If you are aged 16 or over and live with an adult who is immunosuppressed, you will be invited to book a vaccine appointment. If you live in Wales, you can complete a self-referral form on the NHS website.
JCVI do not currently advise vaccinating household contacts who are children or household contacts of immunosuppressed children.
When it's your turn to have the Covid-19 vaccine, the NHS will invite you for an appointment by phone, text or letter. There are different ways to book an appointment depending on where you live in the UK.
- Use the National Booking Service or call 119 to book your first, second, third or booster doses
- Visit your local walk-in site (using the NHS online walk-in finder) for a first, second, third or booster dose without an appointment
- Your hospital team or GP will contact you to let you know if you're eligible for a third primary dose or a booster. You may also get a letter from the NHS advising that you may be eligible and to discuss this with your doctor. You will discuss how you can get your vaccine with your doctor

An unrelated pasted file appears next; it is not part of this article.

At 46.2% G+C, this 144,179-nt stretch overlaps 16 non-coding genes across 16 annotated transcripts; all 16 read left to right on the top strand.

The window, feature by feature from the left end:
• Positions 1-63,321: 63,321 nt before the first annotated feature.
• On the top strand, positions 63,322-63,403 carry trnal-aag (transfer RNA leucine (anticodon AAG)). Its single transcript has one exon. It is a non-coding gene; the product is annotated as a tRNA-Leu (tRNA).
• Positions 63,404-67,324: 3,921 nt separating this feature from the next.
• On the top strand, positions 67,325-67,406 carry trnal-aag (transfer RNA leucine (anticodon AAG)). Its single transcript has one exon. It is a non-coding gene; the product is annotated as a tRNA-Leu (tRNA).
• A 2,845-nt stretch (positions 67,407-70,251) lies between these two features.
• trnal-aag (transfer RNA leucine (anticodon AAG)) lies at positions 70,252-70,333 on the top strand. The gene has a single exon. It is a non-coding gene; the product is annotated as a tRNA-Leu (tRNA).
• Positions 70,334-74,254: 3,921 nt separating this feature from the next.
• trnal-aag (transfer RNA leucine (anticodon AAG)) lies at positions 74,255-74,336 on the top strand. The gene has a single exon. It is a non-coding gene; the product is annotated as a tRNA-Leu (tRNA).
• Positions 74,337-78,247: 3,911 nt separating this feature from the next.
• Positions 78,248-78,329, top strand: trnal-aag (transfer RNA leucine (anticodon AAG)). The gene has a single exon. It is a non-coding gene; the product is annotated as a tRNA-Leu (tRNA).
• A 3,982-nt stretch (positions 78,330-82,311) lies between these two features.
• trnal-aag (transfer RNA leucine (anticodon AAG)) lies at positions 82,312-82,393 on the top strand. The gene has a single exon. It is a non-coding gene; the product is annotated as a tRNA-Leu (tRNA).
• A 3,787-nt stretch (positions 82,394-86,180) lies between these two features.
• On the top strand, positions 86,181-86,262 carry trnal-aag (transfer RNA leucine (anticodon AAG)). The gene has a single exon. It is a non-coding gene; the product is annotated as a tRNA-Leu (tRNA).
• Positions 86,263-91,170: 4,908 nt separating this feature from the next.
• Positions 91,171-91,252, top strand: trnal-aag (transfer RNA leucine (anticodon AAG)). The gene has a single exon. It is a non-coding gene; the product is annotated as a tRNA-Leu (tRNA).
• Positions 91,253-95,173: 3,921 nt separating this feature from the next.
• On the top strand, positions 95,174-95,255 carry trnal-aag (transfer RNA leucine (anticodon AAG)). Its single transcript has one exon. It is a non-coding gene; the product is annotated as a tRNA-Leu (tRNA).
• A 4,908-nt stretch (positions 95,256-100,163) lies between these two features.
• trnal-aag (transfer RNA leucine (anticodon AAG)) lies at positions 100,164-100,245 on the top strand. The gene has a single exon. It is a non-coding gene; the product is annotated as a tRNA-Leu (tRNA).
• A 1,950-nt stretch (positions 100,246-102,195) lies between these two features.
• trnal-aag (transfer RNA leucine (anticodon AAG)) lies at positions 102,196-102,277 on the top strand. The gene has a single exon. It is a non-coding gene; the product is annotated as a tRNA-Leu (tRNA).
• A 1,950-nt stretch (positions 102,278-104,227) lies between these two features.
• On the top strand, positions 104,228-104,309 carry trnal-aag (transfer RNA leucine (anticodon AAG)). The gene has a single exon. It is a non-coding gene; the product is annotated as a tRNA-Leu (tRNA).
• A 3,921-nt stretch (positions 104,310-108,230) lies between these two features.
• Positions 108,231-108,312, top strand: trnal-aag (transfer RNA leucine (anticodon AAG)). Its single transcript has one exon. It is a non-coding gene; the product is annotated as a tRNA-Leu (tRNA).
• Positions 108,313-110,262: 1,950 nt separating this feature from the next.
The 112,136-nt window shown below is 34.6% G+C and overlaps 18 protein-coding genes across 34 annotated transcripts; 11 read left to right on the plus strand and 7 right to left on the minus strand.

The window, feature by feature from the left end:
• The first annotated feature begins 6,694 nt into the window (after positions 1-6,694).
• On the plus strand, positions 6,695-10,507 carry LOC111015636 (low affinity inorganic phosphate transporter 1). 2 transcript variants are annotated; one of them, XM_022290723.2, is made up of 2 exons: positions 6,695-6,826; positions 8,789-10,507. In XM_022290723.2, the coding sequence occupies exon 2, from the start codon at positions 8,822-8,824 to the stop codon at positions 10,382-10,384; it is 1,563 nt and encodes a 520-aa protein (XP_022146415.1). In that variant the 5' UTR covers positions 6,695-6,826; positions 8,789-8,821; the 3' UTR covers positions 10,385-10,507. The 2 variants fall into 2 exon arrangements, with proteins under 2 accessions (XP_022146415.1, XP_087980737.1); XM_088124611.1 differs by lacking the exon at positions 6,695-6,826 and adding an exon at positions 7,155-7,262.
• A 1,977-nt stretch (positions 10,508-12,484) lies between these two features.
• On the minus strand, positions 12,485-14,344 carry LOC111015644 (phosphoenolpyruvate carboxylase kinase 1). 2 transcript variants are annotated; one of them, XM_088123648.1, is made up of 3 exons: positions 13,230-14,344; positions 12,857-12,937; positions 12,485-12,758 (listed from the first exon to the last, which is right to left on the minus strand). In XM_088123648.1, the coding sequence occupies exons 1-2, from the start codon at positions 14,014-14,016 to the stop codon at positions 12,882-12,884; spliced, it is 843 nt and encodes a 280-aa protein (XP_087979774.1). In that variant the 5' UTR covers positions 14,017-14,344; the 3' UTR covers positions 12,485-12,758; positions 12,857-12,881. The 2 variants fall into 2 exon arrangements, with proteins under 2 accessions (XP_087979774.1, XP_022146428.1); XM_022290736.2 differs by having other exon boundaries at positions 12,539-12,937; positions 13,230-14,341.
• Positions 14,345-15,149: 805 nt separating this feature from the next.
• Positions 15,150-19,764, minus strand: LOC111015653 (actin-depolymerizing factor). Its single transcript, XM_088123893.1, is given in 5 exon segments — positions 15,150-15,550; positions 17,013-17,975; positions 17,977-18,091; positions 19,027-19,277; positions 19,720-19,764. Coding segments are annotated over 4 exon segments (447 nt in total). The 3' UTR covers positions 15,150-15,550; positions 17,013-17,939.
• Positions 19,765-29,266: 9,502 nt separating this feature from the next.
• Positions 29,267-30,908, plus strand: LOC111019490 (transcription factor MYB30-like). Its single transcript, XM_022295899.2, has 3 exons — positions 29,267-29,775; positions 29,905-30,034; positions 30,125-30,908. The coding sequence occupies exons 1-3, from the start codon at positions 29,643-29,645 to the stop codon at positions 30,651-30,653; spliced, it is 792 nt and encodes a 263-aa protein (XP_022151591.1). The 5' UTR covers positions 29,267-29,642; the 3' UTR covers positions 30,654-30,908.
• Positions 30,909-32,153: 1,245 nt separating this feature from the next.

- Please check your local health boards to find out how you can book your first, second and booster Covid-19 vaccine doses. You can find the contact details for each health board here
- If you're eligible, you will received an appointment for a booster vaccine when it is your turn. You will not need to contact your health board
- Use the online self-registration portal to register for a first dose of your coronavirus vaccination
- Use the online booking system to book a booster
- Vaccination drop-in clinics are also available for people who need a first or second Covid-19 vaccine dose. You may also be able to attend a drop-in clinic for your coronavirus booster dose. Find your nearest drop-in on the NHS Inform website here